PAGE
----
Why I Drive A Plug-In Car, Or
How To Be A Real Pain In The Gas
Special Guest
Professor Robert Siegel
Southern Maine Community College

Thursday, October 27, 2016  |  11:30 a.m.–2:00 p.m.
The Woodlands Country Club, Falmouth, ME
39 Woods Rd, Falmouth, ME 04105




OOn a wintry day in Boston’s Louisberg Square sometime around 1927, my father-to-be was nearly deleted from his family’s gene pool by an elderly lady at the helm of an automobile that was decidedly different from the common putt-putt cars of the era. It was a Baker Electric—perhaps a vintage “Victoria” model - and was truly a stealth vehicle, operating nearly silently (except for an imperious foot-operated bell that probably - and providentially - saved my dad’s life), emitting no noxious fumes, and so innocuous-seeming to as to “invite curious wildlife to peer into the windows as it passed” (at least, that’s what the ads claimed). It could be recharged from the electric power mains at an owner’s home and at various well-advertised stations throughout the city, could progress at a stately 24 mph, and could run for nearly 100 miles on a full charge. It also could accelerate and stop quickly – which made it ideal for negotiating Boston’s notorious traffic, and was easy to park.  It was mechanically simple, easy to maintain, and it didn’t frighten horses (of which Boston still had quite a few) anywhere nearly as much as did a sputtering, smoking combustion-powered vehicle. 

All in all, it must have been an elegant ride. And it was a mature technology; in Europe, electrical and gasoline-powered autos went into production within a year of each other in the early 1880’s (albeit by different companies in different countries). In America, the Cleveland-based Baker Electric Company had been founded in 1899, and the market flourished until the gasoline-driven car’s longer range and ease of refueling finally proved superior, particularly on the nation’s expanding highway system. Even then, the “plug-in car” remained useful for urban travel, especially by wealthy people who were presumed to be less interested in tinkering with their vehicles (or shifting gears), and wanted a “more refined” driving experience. Which probably is why my father’s Beacon Hill dowager was still driving one in the late 20’s…….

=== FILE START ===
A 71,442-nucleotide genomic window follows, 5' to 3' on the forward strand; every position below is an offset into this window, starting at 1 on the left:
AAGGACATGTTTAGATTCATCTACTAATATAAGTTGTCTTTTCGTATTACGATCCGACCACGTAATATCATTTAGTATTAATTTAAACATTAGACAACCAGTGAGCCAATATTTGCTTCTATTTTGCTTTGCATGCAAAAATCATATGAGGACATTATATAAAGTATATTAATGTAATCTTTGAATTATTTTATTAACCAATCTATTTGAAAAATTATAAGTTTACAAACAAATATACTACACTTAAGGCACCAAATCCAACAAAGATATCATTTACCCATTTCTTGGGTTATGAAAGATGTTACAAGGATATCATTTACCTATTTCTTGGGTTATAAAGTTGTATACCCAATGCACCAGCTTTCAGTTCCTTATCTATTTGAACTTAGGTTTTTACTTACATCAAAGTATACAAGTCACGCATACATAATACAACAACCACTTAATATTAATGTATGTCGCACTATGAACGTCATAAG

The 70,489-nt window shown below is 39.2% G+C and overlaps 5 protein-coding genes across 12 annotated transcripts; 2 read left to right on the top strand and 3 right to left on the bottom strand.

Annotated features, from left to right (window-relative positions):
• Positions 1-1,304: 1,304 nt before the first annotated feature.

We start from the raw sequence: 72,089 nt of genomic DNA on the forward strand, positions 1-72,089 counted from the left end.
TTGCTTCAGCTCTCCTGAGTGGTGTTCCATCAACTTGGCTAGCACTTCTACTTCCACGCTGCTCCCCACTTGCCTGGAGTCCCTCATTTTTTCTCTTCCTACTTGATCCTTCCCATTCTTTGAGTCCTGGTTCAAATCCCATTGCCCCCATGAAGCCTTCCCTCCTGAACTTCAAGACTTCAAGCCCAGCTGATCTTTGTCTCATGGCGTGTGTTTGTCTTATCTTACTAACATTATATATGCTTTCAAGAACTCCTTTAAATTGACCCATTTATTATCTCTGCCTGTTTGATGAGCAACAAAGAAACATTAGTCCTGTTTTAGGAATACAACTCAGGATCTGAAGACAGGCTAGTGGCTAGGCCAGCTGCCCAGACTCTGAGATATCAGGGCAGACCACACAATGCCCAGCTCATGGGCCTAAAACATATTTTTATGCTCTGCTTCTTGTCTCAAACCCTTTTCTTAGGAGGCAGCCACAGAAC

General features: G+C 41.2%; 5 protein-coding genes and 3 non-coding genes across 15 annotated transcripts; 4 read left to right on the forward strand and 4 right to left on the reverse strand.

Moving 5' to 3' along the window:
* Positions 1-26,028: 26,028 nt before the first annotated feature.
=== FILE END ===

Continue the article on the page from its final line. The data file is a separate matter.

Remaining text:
Fast-forward to the present: interest in all-electric cars has waxed and waned over the decades, and we’re now in a huge growth spurt for the industry. It’s fueled by environmental, economic and aesthetic concerns, and facilitated by some major advances in such essentials as cruising range, battery technology and highly-advanced control systems.

It’s a compelling story, and your MIT Club of Maine is proud to invite you to hear it told by a man who knows a great deal about the subject. He’s Professor Robert (Bob) Siegel of Southern Maine Community College, who has spent a long career teaching the Marine Sciences at that institution. He has an equally long history of being passionate about matters of environmental sustainability, and is nowhere more focused than on the “how to” of providing clean, ecologically responsible personal transportation.

Bob practices what he preaches, but to learn more, you’ll have to join us for lunch on October 27, 2016 from 11:30 AM to 2:00 PM. The place: The Woodlands Country Club in Falmouth, ME. Ticket price: $25 per person, for our program and one of the Woodlands’ excellent buffet luncheons. There will be a cash bar. Please join us for a glimpse of the “Extreme Now” in automobile transportation!


Looking For Alums who were Tutoring Plus Volunteers 

Tutoring Plus of Cambridge, http://www.tutoringplus.org/home.html, will be celebrating the 50th anniversary of its founding in 2014. In preparation for this very special celebration with a Mardi Gras themed event on Friday February 28th, 2014, the organization is making an effort to contact former volunteer tutors. Tutoring Plus hopes to include as many comments and reminiscences as possible as part of the program for the event, and of course they would be thrilled if you could deliver them in person!

If you were a Tutoring Plus volunteer as an MIT student, please contact Ellen McLaughlin, Executive Director at: mclaughlin@tutoringplus.org, and let her know how she can best reach you to follow up, get your comments and reminiscences and send you an invitation to the event.

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